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Drone photos of artworks - A borderline between copyright protection and panorama freedom

The Higher Regional Court of Hamm (judgment of April 27, 2023 – 4 U 247/21) had to deal with the question of whether aerial photographs of fine artworks taken by a drone infringe the artists' copyright or whether such photographs are permissible under the keyword of "panorama freedom" according to German Copyright Act, Section 59 UrhG/Art. 5 para. 3 lit. h) EU Directive 2001/29/EG. The artworks were installed on mining piles.


The plaintiff is an association whose purpose is to hold in trust the rights of use and consent as well as the remuneration claims of authors and persons entitled to ancillary copyright in the visual field (painters, sculptors or photographers). For this purpose, several artists who are the creators of installations erected on mining piles in the Ruhr area joined the plaintiff. The defendant runs a book publishing company. As part of its publishing activities, the defendant published two illustrated books showing aerial photographs taken by drones of the installations of the artists who joined the plaintiff.

The plaintiff first asked the defendant about the number of copies of the two illustrated books for a subsequent licensing of the aerial photographs. The defendant rejected this demand. He invoked that the publications were covered by the panorama freedom under copyright law (Section 59 UrhG/ Art. 5 para. 3 lit. h) EU Directive 2001/29/EG).

Reasons for decision

The Higher Regional Court of Hamm ruled that the installations at issue were indisputable works protected by copyright (Section 2 para. 1 no. 4 UrhG) and that the publication of the aerial photographs taken from them constituted an encroachment on the right of reproduction and distribution protected by copyright (Sections 16, 17 UrhG/Art. 3, 5 EU Directive 2001/29/EG).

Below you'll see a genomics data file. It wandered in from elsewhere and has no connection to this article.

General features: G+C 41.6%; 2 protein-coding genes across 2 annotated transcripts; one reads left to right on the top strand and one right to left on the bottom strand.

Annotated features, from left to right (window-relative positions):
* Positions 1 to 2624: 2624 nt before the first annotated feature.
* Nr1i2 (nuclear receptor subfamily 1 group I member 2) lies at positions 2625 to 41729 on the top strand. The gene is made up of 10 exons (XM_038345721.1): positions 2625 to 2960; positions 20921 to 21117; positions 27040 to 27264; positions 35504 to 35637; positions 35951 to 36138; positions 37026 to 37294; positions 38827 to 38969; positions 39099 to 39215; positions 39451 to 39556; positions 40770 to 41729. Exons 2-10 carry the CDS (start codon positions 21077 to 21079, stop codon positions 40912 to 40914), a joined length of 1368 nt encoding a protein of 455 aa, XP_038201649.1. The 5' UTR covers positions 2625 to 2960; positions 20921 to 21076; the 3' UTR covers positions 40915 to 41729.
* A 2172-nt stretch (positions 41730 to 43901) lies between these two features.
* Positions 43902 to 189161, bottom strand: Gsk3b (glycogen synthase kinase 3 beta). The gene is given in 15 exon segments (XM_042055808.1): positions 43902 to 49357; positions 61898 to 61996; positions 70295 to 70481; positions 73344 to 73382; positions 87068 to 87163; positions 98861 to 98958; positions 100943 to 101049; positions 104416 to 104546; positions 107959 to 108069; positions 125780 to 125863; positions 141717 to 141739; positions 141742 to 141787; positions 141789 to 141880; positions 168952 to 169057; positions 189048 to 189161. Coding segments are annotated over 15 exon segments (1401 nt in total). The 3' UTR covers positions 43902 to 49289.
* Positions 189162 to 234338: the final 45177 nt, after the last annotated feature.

Content of panorama freedom   

The court rejected the core question of whether this encroachment on copyright is permissible based on the copyright limitation provision of the panorama freedom (Section 59 UrhG/Art. 5 para. 3 lit. h) EU Directive 2001/29/EG). The panorama freedom under copyright law allows works permanently located on public paths, streets, or squares to be reproduced, disseminated, and publicly reproduced by painting, graphics, photographs, or film. The OLG found that the artworks in dispute were in a public place since the mining piles with the artworks on top of it could be accessed by the public or at least be seen from the public spots. However, this did not mean that taking photos of the artworks from any perspective was permissible. Only those perspectives available to the viewer from public paths, streets, or squares were permitted. That did not apply to the pictures taken by the defendant, as they were taken from the air using a drone.

Panorama freedom does not apply to airspace